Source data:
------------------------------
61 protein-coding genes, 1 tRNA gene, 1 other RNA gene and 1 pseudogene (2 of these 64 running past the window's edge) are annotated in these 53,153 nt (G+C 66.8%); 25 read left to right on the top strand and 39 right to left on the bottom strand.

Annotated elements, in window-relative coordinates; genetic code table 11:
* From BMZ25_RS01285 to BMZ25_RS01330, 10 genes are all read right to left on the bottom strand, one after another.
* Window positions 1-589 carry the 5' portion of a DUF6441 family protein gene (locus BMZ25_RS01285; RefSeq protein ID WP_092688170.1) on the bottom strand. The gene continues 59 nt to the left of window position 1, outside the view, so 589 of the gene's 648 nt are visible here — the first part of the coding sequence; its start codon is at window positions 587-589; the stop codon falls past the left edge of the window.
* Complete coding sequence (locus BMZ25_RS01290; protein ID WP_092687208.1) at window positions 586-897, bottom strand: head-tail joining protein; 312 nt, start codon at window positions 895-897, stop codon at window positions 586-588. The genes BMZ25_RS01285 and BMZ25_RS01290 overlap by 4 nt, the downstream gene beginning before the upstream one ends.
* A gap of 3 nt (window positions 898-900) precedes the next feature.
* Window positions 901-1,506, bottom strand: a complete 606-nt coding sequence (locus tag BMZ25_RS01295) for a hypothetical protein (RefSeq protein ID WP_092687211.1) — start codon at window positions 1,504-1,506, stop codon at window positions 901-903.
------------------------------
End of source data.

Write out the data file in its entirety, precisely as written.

61 protein-coding genes, 1 tRNA gene, 1 other RNA gene and 1 pseudogene (2 of these 64 running past the window's edge) are annotated in these 53,153 nt (G+C 66.8%); 25 read left to right on the top strand and 39 right to left on the bottom strand.

Annotated elements, in window-relative coordinates; genetic code table 11:
* From BMZ25_RS01285 to BMZ25_RS01330, 10 genes are all read right to left on the bottom strand, one after another.
* Window positions 1-589 carry the 5' portion of a DUF6441 family protein gene (locus BMZ25_RS01285; RefSeq protein ID WP_092688170.1) on the bottom strand. The gene continues 59 nt to the left of window position 1, outside the view, so 589 of the gene's 648 nt are visible here — the first part of the coding sequence; its start codon is at window positions 587-589; the stop codon falls past the left edge of the window.
* Complete coding sequence (locus BMZ25_RS01290; protein ID WP_092687208.1) at window positions 586-897, bottom strand: head-tail joining protein; 312 nt, start codon at window positions 895-897, stop codon at window positions 586-588. The genes BMZ25_RS01285 and BMZ25_RS01290 overlap by 4 nt, the downstream gene beginning before the upstream one ends.
* A gap of 3 nt (window positions 898-900) precedes the next feature.
* Window positions 901-1,506, bottom strand: a complete 606-nt coding sequence (locus tag BMZ25_RS01295) for a hypothetical protein (RefSeq protein ID WP_092687211.1) — start codon at window positions 1,504-1,506, stop codon at window positions 901-903.